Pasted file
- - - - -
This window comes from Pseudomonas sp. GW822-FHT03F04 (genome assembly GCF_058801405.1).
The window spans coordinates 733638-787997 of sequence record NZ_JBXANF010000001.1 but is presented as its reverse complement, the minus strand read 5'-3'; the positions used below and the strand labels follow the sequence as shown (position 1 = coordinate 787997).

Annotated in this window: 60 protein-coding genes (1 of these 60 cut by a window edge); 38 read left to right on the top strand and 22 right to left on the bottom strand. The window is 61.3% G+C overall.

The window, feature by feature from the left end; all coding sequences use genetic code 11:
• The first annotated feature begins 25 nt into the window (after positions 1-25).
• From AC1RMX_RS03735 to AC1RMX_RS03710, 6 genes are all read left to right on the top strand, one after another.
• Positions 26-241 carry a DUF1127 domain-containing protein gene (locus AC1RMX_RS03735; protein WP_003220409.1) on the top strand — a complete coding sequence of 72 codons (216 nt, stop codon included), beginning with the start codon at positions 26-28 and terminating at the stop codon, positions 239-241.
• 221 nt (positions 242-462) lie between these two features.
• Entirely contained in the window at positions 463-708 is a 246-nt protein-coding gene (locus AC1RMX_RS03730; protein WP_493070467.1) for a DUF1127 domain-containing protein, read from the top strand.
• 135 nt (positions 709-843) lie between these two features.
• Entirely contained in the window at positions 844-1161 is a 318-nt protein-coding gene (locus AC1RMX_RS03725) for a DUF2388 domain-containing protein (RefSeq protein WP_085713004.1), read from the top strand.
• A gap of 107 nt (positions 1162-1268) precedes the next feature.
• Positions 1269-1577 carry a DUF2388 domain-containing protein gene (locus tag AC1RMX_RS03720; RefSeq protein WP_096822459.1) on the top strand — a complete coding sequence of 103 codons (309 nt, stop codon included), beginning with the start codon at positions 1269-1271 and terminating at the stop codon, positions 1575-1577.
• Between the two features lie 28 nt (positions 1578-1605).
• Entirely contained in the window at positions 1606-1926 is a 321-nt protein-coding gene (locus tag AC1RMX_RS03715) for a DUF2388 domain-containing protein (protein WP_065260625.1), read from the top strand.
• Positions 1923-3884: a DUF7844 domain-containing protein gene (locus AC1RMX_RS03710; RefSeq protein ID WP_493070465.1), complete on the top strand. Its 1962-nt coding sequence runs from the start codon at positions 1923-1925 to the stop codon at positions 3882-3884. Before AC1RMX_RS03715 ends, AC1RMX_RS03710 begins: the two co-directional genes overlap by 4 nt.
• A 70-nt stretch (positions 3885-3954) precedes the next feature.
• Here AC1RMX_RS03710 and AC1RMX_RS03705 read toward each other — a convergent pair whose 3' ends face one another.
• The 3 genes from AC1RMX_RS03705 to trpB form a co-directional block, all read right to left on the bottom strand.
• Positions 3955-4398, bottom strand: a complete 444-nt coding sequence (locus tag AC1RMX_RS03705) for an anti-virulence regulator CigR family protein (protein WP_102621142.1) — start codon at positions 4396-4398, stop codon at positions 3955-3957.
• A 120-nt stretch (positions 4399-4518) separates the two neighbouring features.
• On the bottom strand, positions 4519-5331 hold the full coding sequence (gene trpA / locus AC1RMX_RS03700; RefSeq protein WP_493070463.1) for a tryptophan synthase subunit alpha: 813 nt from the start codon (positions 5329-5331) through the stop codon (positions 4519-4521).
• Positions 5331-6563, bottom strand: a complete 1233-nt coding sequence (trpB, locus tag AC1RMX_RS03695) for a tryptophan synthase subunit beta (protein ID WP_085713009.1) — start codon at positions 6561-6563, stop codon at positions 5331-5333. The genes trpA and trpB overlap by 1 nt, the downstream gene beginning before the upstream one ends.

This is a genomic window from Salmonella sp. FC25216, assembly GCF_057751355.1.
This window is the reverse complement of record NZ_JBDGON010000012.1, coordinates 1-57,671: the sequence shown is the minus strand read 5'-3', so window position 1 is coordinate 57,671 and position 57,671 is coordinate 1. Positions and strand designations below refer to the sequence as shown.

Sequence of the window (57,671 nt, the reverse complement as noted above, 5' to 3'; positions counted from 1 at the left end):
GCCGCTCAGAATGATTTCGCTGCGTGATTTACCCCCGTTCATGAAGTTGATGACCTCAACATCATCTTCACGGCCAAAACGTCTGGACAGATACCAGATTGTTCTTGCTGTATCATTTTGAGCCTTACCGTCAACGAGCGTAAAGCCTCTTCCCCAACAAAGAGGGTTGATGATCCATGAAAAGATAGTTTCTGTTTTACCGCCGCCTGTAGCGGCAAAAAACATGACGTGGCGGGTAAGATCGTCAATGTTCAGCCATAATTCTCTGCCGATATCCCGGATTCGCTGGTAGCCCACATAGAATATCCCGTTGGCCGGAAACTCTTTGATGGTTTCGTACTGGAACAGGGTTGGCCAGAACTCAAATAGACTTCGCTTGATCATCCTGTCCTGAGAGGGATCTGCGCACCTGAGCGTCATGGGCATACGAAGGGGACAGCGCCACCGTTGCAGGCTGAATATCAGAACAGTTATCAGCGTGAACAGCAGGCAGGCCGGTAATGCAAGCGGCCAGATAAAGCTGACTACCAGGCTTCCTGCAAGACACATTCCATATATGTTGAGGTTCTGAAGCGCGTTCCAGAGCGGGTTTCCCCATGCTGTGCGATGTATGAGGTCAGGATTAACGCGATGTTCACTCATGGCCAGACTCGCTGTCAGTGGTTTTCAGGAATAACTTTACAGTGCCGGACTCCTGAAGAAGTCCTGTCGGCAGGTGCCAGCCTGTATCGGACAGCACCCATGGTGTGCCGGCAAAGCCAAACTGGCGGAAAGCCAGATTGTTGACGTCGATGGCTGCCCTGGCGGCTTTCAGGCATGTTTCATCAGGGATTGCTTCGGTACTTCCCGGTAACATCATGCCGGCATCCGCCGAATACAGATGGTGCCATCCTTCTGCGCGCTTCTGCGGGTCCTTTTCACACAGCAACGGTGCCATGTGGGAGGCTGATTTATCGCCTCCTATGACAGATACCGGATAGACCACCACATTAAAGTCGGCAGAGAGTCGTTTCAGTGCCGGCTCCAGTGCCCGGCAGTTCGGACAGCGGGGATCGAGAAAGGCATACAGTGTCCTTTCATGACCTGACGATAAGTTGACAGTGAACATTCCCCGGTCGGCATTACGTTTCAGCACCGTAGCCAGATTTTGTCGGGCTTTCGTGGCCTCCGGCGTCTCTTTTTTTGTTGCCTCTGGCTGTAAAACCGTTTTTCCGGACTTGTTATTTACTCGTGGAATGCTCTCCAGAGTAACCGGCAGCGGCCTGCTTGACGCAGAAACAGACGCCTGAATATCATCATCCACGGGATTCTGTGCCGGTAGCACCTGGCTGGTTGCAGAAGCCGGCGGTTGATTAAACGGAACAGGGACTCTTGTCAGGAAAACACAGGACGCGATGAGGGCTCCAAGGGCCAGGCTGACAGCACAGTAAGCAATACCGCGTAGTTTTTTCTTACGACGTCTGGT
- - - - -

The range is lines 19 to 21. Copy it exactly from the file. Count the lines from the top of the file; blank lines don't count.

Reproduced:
• The 3 genes from AC1RMX_RS03705 to trpB form a co-directional block, all read right to left on the bottom strand.
• Positions 3955-4398, bottom strand: a complete 444-nt coding sequence (locus tag AC1RMX_RS03705) for an anti-virulence regulator CigR family protein (protein WP_102621142.1) — start codon at positions 4396-4398, stop codon at positions 3955-3957.
• A 120-nt stretch (positions 4399-4518) separates the two neighbouring features.